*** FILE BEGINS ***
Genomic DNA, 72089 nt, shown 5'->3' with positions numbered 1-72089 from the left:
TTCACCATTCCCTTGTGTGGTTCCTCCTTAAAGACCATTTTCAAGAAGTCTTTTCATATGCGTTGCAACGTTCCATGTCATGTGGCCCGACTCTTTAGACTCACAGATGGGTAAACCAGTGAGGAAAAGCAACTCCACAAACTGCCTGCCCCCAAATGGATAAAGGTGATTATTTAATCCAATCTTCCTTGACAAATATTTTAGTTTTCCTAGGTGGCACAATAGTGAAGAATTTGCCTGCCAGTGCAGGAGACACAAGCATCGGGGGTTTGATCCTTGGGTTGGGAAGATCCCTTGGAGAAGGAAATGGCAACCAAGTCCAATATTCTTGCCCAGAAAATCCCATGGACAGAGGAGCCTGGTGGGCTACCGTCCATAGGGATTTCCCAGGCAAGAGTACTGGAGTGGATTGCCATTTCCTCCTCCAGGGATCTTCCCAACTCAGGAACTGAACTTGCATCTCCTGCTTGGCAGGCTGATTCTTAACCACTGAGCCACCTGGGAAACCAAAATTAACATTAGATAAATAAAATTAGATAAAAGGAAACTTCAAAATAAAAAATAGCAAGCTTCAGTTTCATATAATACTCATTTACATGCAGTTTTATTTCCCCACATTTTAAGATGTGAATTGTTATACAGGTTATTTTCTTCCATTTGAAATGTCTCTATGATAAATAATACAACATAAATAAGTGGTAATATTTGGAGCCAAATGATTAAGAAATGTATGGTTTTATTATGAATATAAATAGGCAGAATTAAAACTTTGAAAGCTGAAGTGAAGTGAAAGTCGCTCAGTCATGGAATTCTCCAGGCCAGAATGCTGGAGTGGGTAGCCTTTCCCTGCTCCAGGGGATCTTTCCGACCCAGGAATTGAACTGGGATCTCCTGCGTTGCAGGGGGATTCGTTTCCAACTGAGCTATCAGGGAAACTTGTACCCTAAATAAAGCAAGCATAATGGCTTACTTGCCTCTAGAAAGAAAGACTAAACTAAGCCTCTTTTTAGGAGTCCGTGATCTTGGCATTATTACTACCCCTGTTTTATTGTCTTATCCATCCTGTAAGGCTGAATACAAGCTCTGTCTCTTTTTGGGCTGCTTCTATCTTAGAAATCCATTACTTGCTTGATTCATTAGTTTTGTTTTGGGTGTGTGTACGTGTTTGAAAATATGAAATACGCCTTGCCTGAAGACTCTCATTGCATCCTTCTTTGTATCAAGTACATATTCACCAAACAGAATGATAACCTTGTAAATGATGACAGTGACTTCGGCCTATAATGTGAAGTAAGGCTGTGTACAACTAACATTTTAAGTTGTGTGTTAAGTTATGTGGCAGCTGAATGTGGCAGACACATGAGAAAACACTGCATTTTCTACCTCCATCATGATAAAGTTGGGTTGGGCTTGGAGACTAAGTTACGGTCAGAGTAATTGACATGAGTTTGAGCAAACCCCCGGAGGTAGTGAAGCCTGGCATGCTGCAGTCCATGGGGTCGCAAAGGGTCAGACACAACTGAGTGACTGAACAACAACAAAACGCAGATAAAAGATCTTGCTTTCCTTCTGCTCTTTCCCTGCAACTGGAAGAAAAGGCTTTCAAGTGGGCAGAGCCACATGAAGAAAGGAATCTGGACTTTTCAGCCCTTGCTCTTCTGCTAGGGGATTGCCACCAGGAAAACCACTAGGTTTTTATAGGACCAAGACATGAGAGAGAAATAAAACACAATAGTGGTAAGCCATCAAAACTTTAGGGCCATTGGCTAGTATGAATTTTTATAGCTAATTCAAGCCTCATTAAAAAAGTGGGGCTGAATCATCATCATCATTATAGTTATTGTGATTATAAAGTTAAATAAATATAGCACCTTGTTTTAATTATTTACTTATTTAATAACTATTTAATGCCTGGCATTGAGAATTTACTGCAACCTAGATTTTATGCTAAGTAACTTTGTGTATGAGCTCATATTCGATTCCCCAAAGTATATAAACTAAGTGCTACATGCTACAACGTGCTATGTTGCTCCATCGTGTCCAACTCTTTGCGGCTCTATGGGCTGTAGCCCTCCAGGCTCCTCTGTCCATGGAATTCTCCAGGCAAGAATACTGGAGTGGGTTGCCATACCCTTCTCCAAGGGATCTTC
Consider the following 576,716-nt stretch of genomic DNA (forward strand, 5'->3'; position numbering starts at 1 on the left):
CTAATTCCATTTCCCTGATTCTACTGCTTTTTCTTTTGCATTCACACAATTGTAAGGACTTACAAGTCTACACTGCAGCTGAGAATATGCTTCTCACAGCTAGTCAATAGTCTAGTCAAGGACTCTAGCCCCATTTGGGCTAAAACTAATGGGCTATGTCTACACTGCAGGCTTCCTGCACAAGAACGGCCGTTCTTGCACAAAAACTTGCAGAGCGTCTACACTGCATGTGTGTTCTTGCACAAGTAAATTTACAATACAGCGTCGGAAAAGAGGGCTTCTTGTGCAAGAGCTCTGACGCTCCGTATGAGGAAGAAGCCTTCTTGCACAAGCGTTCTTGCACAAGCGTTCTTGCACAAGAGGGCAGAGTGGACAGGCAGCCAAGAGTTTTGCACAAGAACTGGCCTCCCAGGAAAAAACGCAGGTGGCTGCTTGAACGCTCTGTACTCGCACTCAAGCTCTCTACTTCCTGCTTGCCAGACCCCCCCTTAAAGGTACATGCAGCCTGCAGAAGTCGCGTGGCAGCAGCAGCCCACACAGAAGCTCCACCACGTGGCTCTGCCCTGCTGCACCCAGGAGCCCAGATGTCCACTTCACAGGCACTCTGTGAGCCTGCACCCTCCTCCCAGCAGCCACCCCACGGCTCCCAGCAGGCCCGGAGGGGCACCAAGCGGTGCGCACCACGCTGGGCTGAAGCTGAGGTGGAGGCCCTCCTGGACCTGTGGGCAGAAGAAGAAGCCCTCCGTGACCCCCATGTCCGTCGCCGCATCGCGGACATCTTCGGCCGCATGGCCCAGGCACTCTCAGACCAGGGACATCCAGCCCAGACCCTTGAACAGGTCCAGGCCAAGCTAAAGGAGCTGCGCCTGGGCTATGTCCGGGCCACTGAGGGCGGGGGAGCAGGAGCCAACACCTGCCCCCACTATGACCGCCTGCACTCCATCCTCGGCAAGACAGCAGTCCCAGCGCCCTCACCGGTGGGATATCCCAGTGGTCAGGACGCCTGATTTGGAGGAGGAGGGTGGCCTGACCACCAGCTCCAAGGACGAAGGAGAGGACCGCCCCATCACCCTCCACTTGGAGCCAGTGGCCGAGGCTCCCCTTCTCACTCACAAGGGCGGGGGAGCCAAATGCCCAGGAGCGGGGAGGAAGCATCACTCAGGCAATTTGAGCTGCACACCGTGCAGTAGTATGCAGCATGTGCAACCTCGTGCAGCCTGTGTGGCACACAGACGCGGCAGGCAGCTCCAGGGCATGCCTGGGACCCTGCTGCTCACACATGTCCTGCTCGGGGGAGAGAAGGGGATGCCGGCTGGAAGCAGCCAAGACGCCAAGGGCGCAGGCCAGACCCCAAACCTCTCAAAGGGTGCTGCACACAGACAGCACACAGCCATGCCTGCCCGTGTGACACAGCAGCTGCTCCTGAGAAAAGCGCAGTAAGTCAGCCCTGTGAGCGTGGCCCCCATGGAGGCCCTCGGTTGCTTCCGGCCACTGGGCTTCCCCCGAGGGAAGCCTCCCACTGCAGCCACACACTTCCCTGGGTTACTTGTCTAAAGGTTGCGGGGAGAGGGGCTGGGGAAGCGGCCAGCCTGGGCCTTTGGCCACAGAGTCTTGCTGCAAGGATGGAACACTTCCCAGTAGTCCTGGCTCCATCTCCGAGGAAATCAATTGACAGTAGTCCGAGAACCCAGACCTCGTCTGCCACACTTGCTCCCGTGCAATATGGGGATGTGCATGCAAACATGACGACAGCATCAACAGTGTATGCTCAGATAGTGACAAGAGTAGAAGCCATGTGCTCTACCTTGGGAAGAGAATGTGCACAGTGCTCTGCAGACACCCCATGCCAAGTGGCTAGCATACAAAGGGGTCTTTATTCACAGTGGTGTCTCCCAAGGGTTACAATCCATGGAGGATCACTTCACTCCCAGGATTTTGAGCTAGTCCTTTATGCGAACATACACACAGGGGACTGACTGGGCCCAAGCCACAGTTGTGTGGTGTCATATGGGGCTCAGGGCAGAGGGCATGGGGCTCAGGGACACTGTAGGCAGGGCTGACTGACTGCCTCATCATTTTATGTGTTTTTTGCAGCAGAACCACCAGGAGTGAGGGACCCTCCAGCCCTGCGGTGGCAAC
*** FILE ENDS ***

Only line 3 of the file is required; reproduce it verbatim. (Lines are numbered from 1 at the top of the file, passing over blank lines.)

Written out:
Consider the following 576,716-nt stretch of genomic DNA (forward strand, 5'->3'; position numbering starts at 1 on the left):